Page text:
Al-Zahrawi was a 10th-century scholar, physician, and surgeon, born around 936 CE, who lived and practiced in Cordoba, Spain. He invented forceps, the scalpel, and other medical instruments and wrote a manual on his medical practice, which benefitted other doctors.
He was known as the father of surgery and the greatest medieval surgeon of both the Islamic world and the Middle Ages. In addition, he was the first to discover the cause of paralysis, which he concluded was the result of a fracture to the spine.
Al-Zahrawi described more than 200 surgical instruments and wrote 30 volumes about surgery and medicine. His medical instruments and methods are still used today, including forceps, scalpels, C-sections, and cataract surgeries.
He was born in Azahara, a city near Cordoba in Spain, but it is not certain when he was born, only that it was sometime after 936 CE. The title of his name, Al-Ansari, indicates his ancestors were from the tribe Al-Ansar from Madina.
He lived, studied, and taught in Cordoba, where he devoted his life to practicing medicine and surgery on his patients.
He treated many patients, including a slave girl who had cut her own throat in a suicide attempt. He sewed up the cut, and she recovered, which proved that a cut to the larynx could heal, which was an important finding in the fields of medicine and surgery.
Unlike many other doctors, he saw to all patients, regardless of their financial situation, which led to him being more experienced and gaining a wealth of knowledge.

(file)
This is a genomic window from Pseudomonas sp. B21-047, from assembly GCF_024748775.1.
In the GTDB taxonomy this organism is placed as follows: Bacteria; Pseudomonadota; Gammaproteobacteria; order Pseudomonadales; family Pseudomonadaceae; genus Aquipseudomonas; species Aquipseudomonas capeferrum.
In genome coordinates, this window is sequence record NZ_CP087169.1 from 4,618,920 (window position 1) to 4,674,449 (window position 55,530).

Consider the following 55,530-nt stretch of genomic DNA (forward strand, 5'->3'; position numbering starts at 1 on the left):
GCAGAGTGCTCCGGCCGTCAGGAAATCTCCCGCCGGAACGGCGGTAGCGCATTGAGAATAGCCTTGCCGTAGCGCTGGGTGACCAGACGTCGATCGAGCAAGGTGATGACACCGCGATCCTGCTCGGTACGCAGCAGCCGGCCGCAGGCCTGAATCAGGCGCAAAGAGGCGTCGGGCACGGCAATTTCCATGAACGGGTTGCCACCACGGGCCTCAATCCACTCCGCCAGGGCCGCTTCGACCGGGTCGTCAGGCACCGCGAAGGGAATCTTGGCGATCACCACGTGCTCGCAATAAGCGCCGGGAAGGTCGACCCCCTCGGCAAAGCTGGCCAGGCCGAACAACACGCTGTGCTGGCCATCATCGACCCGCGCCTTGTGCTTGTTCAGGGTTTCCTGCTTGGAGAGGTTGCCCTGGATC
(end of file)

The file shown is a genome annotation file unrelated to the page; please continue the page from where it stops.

Al-Zahrawi wrote the Kitab Al-Tasrif, which was a collection of 30 books that each focused on a specific area of medicine. These books included descriptions of medical equipment, surgical techniques, illnesses, and symptoms that were used by other doctors and medical students to extend their knowledge.
He was among the first surgeons to use oral and local anaesthetics to relieve patients’ pain during surgery and operations. He also carried out mastectomies on women who had breast cancer. Al-Zahrawi also started the process of how to reset fractured bones and dislocated shoulders.
Al-Zahrawi was born during the Islamic Golden Age, a time when the Muslim empire was at its strongest. During this period, Muslims around the world, including artists, poets, scientists, astronomers, and scholars contributed to a range of fields and arts, which benefitted and developed the economy, technology, and sciences.
The Islamic Golden Age ended in 1258 after the Mongols invaded and took over Baghdad, but the work of the Muslims during this time can still be seen today, including the work of Al-Zahrawi.
Al-Zahrawi passed away in 1013, aged 77; however, his legacy still lives on. He is remembered for the way in which he revolutionised the medical sector – how would you like to be remembered? By donating to Muslim Aid, you can be sure that you’ll be remembered for your generous and giving spirit. Donate today.